Friday, March 25, 2011

New York State Archives Triangle Shirtwaist Fire exhibit

Floor plan showing the layout of the ninth floor of the Triangle Shirtwaist Factory. From Factory Investigating Commission, Press Clippings Concerning Commission Activities, 1911, 1913-1914. A3023-77, Box 1, Folder 19140401, 4, New York State Archives, Albany, N.Y. Image courtesy of the New York State Archives. A zoomable version of this image is available here, and a Cornell University School of Industrial Relations three-dimensional model of the floor plan is available here.

One hundred years ago today, fire quickly spread through the cramped, Triangle Shirtwaist Factory, which occupied the eighth, ninth, and tenth floors of the Asch Building (now the Brown Building of Science) on New York City's Washington Square. Most of the employees on the eighth and tenth floors were able to escape, but those on the ninth floor learned of the fire only when flames began spreading around them. A locked exit, a woefully inadequate fire escape, and elevator cars stopped by heat and the weight of the bodies of desperate women and men who jumped down the shaft hampered their escape. Dozens were overcome by smoke and flames, and dozens more -- many of them on fire -- leaped to their deaths before the fire could claim them. Within roughly half an hour, 146 workers, most of them young women or teenage girls who had immigrated from Italy or Eastern Europe, died. Six of those who perished remained unknown until earlier this year, when a dogged researcher who spent years combing through archival and library collections and old newspapers finally established who they were.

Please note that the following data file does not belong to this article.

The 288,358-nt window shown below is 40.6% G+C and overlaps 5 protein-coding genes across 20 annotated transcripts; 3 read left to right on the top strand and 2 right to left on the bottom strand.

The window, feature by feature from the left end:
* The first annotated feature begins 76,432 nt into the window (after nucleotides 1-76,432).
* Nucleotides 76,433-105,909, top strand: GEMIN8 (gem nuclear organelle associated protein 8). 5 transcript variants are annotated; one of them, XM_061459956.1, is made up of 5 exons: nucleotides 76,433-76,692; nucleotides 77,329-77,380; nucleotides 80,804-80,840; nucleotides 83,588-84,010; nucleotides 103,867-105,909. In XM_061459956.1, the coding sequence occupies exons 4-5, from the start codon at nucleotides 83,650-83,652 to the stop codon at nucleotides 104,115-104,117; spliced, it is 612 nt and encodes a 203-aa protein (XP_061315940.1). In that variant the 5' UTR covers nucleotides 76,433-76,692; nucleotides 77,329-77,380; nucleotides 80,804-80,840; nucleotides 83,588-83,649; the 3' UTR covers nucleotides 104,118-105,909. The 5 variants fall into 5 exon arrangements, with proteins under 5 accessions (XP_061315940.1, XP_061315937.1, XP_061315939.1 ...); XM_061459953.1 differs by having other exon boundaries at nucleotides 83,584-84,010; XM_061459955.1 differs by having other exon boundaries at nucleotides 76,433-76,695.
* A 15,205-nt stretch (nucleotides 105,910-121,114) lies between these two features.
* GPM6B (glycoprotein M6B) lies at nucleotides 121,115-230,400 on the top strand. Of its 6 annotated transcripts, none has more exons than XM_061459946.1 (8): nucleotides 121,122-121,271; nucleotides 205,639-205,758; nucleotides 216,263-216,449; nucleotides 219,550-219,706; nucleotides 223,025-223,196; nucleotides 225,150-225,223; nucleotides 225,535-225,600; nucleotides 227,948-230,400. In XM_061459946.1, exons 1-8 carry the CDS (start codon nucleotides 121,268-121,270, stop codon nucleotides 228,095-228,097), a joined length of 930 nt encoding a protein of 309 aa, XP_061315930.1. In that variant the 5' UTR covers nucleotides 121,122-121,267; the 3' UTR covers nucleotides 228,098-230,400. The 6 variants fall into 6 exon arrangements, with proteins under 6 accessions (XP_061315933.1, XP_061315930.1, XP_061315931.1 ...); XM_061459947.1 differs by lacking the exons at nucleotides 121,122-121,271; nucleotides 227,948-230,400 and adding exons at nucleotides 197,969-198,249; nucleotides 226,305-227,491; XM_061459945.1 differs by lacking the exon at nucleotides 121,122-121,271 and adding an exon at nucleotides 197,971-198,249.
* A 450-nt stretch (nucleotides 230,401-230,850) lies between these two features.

In the wake of the fire, New York State took dramatic action. It established a Factory Investigating Commission that began by examining fire safety issues in manufacturing facilities throughout the state and ultimately probed every aspect of the state's industrial economy. It then passed an ambitious series of laws concerning fire safety, working hours, and worker safety. Many other states and, ultimately, the federal government enacted legislation modeled upon New York's post-Triangle laws; Frances Perkins, who headed the Factory Investigating Committee's fire safety investigation and later served U.S. Secretary of Labor, asserted at one point that, in some respects, the New Deal began on 25 March 1911.

Several of my New York State Archives colleagues have created a new Web exhibit that brings together images of Triangle workers held by the Library of Congress and our own images of Factory Investigating Committee records highlighting the unsafe conditions, long working hours, and low rates of pay that investigators found in facilities located throughout the state. Please take a moment to check it out -- and to remember that sprinkler systems, fire alarms, accessible exits, and many other things that we take for granted were once rarities in the United States and are still rarities in many parts of the world.

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